Facebook has summoned members of the media to San Francisco next Monday for a "special event." The invitation is totally devoid of useful information except for a speech bubble icon with a vague resemblance of an e-mail message inside of it—the very same icon set that's currently used in Facebook's "Messages" section.
People have been wondering if Facebook could eventually replace conventional e-mail for years now and, while that may be true, the way Facebook currently handles direct e-mail-like messages is far from ideal.
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You get an e-mail from Facebook saying that one of your friends sent you a message, you can read the message from within the e-mail that Facebook sends you, but to reply you have to log in to Facebook.
Assuming Facebook will eventually revamp this process—whether on Monday or sometime in the future—I could see the company going one of a few ways.
Facebook.com E-mail Addresses
First, it could simply roll out its own e-mail system. Users would get their own e-mail addresses based on our Facebook handles (mine would be firstname.lastname@example.org, for instance) and people you're not friends with on Facebook could send messages to that address.
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This could create a problem for users who haven't customized their Facebook URLs, though, as some people's Facebook profiles are still represented numerically. Nobody wants an e-mail address like email@example.com and Facebook can't just assign e-mail addresses based on people's first and last names since there are too many duplicates.
The company could prompt users to set up their own e-mail address handles, similar to how just about every other e-mail system works. My name may be Doug Aamoth but my Facebook e-mail address could be firstname.lastname@example.org if I move quickly (please let me have that one, you guys). Such a system goes against Facebook's attempt to get people to use their real names on everything, though.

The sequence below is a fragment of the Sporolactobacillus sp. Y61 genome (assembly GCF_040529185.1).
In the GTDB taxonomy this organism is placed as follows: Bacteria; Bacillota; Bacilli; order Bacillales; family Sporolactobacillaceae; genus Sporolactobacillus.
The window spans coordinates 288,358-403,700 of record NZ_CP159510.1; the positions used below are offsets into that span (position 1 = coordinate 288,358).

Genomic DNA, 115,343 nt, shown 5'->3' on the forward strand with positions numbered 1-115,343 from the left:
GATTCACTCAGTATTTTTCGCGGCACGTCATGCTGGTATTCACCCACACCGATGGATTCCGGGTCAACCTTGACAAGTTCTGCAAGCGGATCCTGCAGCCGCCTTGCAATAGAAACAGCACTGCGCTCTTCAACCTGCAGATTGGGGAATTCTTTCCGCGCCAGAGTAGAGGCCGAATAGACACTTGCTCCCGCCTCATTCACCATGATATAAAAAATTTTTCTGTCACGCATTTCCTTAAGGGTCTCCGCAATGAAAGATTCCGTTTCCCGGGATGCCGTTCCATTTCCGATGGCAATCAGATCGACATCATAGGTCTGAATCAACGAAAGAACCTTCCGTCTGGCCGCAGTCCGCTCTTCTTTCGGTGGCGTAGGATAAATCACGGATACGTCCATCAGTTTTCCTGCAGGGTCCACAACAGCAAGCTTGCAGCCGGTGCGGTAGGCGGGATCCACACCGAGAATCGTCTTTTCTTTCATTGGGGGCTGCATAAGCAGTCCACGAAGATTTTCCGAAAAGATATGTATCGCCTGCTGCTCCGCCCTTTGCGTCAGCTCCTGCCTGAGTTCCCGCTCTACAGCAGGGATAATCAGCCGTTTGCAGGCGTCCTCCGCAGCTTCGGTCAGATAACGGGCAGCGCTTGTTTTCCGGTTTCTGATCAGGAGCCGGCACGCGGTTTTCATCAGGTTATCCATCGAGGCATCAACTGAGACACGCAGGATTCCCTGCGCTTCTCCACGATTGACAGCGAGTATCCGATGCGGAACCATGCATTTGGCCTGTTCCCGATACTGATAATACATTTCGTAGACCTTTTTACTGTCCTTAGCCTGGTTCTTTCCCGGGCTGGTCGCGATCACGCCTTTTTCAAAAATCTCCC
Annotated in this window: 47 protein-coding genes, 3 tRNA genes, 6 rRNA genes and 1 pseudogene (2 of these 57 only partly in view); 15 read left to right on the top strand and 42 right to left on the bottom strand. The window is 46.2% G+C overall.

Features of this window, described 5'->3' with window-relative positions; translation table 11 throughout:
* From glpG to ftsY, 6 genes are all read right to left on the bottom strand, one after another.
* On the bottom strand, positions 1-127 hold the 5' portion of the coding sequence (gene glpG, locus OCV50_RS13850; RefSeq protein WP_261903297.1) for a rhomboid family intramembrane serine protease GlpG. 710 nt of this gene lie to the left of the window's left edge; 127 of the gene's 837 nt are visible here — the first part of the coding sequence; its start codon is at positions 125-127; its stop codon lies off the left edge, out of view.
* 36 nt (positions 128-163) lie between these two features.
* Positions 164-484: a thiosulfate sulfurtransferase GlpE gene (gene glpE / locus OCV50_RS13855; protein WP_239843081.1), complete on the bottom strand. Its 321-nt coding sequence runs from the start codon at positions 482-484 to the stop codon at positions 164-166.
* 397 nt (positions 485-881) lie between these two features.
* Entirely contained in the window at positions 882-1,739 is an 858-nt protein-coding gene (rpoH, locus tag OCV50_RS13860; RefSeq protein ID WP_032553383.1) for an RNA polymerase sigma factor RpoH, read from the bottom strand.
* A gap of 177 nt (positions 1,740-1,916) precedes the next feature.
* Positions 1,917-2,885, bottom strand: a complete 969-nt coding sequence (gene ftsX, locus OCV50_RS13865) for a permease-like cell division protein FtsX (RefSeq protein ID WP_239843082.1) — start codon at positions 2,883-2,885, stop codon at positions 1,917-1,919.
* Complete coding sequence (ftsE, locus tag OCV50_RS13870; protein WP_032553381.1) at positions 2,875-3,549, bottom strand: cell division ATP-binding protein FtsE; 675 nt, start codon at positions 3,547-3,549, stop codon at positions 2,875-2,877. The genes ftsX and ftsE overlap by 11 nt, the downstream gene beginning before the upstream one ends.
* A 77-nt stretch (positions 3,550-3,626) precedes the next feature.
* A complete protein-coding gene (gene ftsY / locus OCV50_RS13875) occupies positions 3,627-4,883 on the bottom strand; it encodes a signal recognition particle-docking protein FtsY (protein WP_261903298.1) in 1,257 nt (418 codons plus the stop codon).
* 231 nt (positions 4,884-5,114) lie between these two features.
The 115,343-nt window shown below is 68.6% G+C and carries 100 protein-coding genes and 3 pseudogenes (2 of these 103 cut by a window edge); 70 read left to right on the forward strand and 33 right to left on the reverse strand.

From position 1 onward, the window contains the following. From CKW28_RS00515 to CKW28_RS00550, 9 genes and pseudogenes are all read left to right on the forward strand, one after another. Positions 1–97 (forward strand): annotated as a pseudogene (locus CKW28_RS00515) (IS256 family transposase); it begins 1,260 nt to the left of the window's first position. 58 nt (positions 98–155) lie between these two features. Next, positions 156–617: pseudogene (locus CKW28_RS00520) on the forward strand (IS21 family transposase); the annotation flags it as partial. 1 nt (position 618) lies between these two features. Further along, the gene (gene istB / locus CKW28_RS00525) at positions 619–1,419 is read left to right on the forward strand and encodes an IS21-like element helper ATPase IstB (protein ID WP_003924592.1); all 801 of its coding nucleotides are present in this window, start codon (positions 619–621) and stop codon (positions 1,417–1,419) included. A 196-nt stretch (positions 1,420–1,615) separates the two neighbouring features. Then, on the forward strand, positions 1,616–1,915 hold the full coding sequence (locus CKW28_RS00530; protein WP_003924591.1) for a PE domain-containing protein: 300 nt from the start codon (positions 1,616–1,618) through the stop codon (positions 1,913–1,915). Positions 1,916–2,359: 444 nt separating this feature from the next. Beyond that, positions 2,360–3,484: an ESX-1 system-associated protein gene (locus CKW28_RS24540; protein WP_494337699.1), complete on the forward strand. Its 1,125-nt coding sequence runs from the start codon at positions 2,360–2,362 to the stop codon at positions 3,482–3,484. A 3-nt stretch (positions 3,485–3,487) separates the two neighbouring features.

The big allure for Facebook here, would be that it could build an e-mail system similar to (or better than) Gmail to entice its users to do all of their e-mailing from within Facebook. You'd have to be able to pull in mail from outside accounts, though, similar to how you can have multiple e-mail addresses pulled in to your Gmail inbox.
Autoforwarding E-mail Aliases
This would be similar to the above idea, except Facebook would totally remove itself from handling direct messages altogether.
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You'd get a Facebook.com e-mail address but it'd be tied to an existing e-mail address you already use. Any messages sent to your Facebook address would automatically show up inside your e-mail system of choice, and you'd be able to reply directly to messages without logging into Facebook.
This would probably be easiest for users to adopt, but it doesn't benefit Facebook much and it's unlikely that the company would hold a press event to announce that it's giving up on direct messaging.
New E-mail/No E-mail
Facebook may throw everyone a curveball by attempting to either totally re-invent the concept of e-mail or totally do away with the concept of e-mail altogether. I honestly can't conceptualize how they'd do away with e-mail and it'd be a real hard sell for those of us over the age of 25, but most younger generations rely on e-mail far less nowadays than the rest of us.
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Facebook may ultimately attempt to create a new type of messaging hybridization—perhaps something that combined the ease of a status update with the directness of an e-mail message.
The big challenges would be how to loop people you aren't friends with on Facebook into messages, and how to store and organize past messages. It'd be cool, for organizational purposes, if you could click on a person's photo in your timeline and quickly see all the previous messages you've sent back and forth between each other.
Facebook could also attempt to build something along the lines of the ill-fated Google Wave system. How convenient that the guy who created Google Wave, Lars Rasmussen, just joined Facebook earlier this month.
Wave was pitched as "a new web application for real-time communication and collaboration," but was ultimately killed off by Google in August of this year. Perhaps Rasmussen has something new and improved up his sleeve for Facebook. Of course, that'd be a hell of a turnaround seeing that he just left Google a couple of weeks ago. Stranger things have happened, though.